Born in Dzierżoniów, in the Lower Silesia region of Poland, in July 1995. Dzierżoniów, once under the control of Germany, returned to Poland after the Second World War. Piątek would later explain how his father was his first coach, how he learned to play football on the streets, and that there wasn’t much else to do in Dzierżoniów. He joined the local club UKS Lechia Dzierżoniów at aged 11. Their trainer, Andrzej Bolisęga, had spotted him playing for an opposition team, Niemczanka Niemcza. Bolisęga would later speak of Piątek as not exactly being one of the calmest boys that he coached, he didn’t listen to the trainers, didn’t follow the rules, but when he went on the pitch, he scored goals so there wasn’t much he could complain about. He progressed to the youth team of Lechia Dzierżoniów, and in 2012 made his senior debut for the club in the fourth tier of the Polish league.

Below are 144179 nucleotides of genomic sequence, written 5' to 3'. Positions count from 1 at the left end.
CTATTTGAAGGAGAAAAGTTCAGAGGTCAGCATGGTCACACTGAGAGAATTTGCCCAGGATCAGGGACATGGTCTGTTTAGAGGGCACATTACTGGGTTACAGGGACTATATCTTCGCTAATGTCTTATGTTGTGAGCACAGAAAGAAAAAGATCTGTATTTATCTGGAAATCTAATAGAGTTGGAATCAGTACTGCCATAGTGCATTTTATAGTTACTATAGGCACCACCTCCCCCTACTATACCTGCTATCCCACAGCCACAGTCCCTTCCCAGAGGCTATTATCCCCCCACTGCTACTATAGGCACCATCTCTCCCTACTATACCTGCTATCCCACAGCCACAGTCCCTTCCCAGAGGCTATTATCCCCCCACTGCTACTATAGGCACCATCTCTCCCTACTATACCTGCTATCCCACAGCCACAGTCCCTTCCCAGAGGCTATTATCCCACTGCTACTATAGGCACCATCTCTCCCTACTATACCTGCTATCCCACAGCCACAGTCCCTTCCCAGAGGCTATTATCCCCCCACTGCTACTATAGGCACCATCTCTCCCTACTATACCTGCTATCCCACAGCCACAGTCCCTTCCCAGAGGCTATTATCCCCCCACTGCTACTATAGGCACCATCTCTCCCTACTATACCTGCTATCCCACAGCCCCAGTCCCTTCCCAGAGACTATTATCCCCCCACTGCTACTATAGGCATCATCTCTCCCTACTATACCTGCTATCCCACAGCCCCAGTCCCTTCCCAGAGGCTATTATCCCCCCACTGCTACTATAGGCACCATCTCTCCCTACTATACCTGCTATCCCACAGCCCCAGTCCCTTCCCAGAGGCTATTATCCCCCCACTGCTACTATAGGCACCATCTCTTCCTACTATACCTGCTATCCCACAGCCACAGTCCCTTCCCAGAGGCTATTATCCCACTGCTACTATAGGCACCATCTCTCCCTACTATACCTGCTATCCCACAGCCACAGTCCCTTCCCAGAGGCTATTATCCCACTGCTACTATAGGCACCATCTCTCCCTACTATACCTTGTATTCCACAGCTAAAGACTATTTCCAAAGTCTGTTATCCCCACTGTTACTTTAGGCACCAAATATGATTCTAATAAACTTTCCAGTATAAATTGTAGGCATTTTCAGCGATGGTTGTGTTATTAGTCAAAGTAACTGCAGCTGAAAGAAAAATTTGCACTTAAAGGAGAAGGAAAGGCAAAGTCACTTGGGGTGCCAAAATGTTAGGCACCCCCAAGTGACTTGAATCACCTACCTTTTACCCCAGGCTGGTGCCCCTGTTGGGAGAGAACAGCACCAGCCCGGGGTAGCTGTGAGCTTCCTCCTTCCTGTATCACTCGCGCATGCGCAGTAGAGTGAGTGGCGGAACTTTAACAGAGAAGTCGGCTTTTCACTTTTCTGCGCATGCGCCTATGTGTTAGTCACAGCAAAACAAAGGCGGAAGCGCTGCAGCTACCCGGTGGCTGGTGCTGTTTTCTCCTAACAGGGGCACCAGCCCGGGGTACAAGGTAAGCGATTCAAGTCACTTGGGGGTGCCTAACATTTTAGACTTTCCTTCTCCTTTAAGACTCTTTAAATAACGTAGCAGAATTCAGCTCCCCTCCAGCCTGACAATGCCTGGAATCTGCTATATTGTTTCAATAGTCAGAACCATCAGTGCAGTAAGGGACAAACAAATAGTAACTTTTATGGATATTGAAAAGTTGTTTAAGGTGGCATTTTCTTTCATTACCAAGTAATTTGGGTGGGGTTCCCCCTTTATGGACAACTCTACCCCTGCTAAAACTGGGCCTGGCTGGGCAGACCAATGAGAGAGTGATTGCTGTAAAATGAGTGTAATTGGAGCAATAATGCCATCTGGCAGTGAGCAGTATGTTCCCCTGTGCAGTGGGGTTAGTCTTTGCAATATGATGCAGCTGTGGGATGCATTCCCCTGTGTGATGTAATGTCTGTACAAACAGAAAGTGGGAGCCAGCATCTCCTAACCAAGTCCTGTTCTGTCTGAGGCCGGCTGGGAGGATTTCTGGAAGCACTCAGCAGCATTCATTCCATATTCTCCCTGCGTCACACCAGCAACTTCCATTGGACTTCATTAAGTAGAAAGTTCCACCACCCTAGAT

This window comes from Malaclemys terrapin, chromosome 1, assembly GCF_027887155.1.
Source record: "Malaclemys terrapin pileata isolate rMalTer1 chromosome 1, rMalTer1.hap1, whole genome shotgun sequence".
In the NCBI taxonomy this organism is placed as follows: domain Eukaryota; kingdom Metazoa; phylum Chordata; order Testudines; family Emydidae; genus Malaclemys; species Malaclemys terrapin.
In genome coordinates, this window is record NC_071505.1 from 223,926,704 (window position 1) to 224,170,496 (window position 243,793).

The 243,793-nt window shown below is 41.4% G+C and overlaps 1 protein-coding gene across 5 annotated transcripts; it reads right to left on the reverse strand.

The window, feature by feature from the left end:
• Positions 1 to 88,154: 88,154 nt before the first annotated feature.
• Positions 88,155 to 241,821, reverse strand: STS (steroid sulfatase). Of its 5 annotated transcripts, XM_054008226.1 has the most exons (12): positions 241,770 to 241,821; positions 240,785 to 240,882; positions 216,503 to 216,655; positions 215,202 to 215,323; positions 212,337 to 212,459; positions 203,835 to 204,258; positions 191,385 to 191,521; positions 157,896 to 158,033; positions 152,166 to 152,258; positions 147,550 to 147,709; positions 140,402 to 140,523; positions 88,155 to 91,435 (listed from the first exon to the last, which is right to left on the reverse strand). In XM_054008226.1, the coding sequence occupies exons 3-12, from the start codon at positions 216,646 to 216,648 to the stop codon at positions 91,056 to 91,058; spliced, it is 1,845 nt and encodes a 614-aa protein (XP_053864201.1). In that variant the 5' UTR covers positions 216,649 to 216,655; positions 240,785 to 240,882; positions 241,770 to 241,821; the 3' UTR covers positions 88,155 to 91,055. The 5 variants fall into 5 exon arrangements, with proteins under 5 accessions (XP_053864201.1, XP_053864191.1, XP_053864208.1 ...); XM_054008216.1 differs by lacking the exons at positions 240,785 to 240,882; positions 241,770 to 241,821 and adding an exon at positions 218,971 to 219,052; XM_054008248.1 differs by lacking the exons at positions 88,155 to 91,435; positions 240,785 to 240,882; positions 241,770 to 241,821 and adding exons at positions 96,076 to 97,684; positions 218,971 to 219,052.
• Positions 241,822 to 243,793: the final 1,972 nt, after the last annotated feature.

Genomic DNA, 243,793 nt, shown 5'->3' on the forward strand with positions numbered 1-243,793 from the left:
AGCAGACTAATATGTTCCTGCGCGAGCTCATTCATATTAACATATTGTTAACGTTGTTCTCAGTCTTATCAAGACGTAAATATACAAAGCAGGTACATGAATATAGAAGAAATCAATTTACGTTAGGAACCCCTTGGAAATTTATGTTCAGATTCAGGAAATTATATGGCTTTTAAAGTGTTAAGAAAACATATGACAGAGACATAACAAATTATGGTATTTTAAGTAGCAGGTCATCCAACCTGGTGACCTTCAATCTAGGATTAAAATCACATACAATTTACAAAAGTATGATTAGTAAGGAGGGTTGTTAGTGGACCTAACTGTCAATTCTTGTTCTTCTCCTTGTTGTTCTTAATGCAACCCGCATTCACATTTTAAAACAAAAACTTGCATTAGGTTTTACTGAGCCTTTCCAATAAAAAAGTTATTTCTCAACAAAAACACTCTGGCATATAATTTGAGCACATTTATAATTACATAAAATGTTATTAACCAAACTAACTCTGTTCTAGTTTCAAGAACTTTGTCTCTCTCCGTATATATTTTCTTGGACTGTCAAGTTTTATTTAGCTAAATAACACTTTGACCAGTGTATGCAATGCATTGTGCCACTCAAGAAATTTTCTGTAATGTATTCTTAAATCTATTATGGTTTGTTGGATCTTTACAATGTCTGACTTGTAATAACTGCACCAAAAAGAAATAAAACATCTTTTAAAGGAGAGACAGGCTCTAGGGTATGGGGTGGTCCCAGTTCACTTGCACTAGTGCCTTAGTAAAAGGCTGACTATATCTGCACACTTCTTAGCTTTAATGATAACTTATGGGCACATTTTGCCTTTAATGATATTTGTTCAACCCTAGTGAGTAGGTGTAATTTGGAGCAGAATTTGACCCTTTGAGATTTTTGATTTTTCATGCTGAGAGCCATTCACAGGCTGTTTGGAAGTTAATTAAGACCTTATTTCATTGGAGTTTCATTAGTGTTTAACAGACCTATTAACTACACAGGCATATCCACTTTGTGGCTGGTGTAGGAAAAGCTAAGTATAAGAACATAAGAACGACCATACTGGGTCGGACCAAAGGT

That debut came on September 22nd, the ninth game of the season. Lechia were away to Bielawianka Bielawa, and Piątek came on as a sub for the last 13 minutes of a scoreless draw, in a game which also saw three red cards. There were about 200 people in the ground that day to witness his first game as a senior player. Despite just making two starts that season, and not getting on the scoresheet, he was signed up by Ekstraklasa (Polish top division) side, Zagłębie Lubin, in 2013. In May 2014 he made his debut in the top flight, coming on as a sub in a 2-1 home loss to Cracovia, who would be his next club. Piątek only made four appearances towards the end of a poor season for Lubin, who finished bottom of the table and were relegated.

It was in the 2014/15 season that Piątek came of age, playing in 30 games in the second tier, and scoring eight goals. His first goal for the club came on September 12th, when he scored the only goal in a home win over Chrobry Głogów. Lubin topped the league and were promoted back to the Ekstraklasa. On August 14th, 2015, he scored his first goal in the top division, coming on as a sub in the first half, ten minutes later he put Lubin 2-0 up against Lech Poznań, in a game that ended in a 2-1 home win.